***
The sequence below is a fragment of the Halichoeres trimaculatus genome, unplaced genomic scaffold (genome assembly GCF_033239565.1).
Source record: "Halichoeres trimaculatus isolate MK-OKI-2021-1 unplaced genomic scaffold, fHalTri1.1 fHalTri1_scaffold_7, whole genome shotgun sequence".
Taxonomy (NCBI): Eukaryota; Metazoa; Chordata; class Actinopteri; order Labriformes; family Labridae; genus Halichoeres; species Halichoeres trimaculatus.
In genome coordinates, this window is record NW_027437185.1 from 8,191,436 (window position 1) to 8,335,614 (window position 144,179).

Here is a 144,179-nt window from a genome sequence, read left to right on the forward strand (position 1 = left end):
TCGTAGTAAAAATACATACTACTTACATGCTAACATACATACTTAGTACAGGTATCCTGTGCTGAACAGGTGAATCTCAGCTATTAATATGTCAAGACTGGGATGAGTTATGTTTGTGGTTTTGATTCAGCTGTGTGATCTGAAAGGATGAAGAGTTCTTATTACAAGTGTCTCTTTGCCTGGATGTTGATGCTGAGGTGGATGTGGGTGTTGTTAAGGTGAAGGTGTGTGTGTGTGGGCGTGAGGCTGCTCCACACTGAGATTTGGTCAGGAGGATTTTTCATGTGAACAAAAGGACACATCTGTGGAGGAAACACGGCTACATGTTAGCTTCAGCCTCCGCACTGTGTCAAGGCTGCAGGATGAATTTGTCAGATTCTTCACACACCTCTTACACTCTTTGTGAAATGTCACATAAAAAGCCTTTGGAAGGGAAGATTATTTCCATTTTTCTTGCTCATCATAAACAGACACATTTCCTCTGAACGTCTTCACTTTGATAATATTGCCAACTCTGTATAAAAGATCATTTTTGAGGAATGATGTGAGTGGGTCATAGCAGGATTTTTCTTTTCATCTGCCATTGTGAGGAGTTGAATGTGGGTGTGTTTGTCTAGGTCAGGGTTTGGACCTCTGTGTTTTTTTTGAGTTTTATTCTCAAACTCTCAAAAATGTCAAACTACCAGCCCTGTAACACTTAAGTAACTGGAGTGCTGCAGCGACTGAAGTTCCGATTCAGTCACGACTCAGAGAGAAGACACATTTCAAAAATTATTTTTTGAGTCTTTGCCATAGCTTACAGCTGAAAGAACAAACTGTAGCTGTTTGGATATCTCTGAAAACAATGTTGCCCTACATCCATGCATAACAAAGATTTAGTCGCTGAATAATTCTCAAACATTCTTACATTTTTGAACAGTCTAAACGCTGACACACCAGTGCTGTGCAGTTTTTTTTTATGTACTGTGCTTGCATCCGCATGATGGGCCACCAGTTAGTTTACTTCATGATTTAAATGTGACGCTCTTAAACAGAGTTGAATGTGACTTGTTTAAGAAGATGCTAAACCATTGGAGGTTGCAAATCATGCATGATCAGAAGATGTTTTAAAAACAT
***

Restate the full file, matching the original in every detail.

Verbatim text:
The sequence below is a fragment of the Halichoeres trimaculatus genome, unplaced genomic scaffold (genome assembly GCF_033239565.1).
Source record: "Halichoeres trimaculatus isolate MK-OKI-2021-1 unplaced genomic scaffold, fHalTri1.1 fHalTri1_scaffold_7, whole genome shotgun sequence".
Taxonomy (NCBI): Eukaryota; Metazoa; Chordata; class Actinopteri; order Labriformes; family Labridae; genus Halichoeres; species Halichoeres trimaculatus.
In genome coordinates, this window is record NW_027437185.1 from 8,191,436 (window position 1) to 8,335,614 (window position 144,179).

Here is a 144,179-nt window from a genome sequence, read left to right on the forward strand (position 1 = left end):
TCGTAGTAAAAATACATACTACTTACATGCTAACATACATACTTAGTACAGGTATCCTGTGCTGAACAGGTGAATCTCAGCTATTAATATGTCAAGACTGGGATGAGTTATGTTTGTGGTTTTGATTCAGCTGTGTGATCTGAAAGGATGAAGAGTTCTTATTACAAGTGTCTCTTTGCCTGGATGTTGATGCTGAGGTGGATGTGGGTGTTGTTAAGGTGAAGGTGTGTGTGTGTGGGCGTGAGGCTGCTCCACACTGAGATTTGGTCAGGAGGATTTTTCATGTGAACAAAAGGACACATCTGTGGAGGAAACACGGCTACATGTTAGCTTCAGCCTCCGCACTGTGTCAAGGCTGCAGGATGAATTTGTCAGATTCTTCACACACCTCTTACACTCTTTGTGAAATGTCACATAAAAAGCCTTTGGAAGGGAAGATTATTTCCATTTTTCTTGCTCATCATAAACAGACACATTTCCTCTGAACGTCTTCACTTTGATAATATTGCCAACTCTGTATAAAAGATCATTTTTGAGGAATGATGTGAGTGGGTCATAGCAGGATTTTTCTTTTCATCTGCCATTGTGAGGAGTTGAATGTGGGTGTGTTTGTCTAGGTCAGGGTTTGGACCTCTGTGTTTTTTTTGAGTTTTATTCTCAAACTCTCAAAAATGTCAAACTACCAGCCCTGTAACACTTAAGTAACTGGAGTGCTGCAGCGACTGAAGTTCCGATTCAGTCACGACTCAGAGAGAAGACACATTTCAAAAATTATTTTTTGAGTCTTTGCCATAGCTTACAGCTGAAAGAACAAACTGTAGCTGTTTGGATATCTCTGAAAACAATGTTGCCCTACATCCATGCATAACAAAGATTTAGTCGCTGAATAATTCTCAAACATTCTTACATTTTTGAACAGTCTAAACGCTGACACACCAGTGCTGTGCAGTTTTTTTTTATGTACTGTGCTTGCATCCGCATGATGGGCCACCAGTTAGTTTACTTCATGATTTAAATGTGACGCTCTTAAACAGAGTTGAATGTGACTTGTTTAAGAAGATGCTAAACCATTGGAGGTTGCAAATCATGCATGATCAGAAGATGTTTTAAAAACAT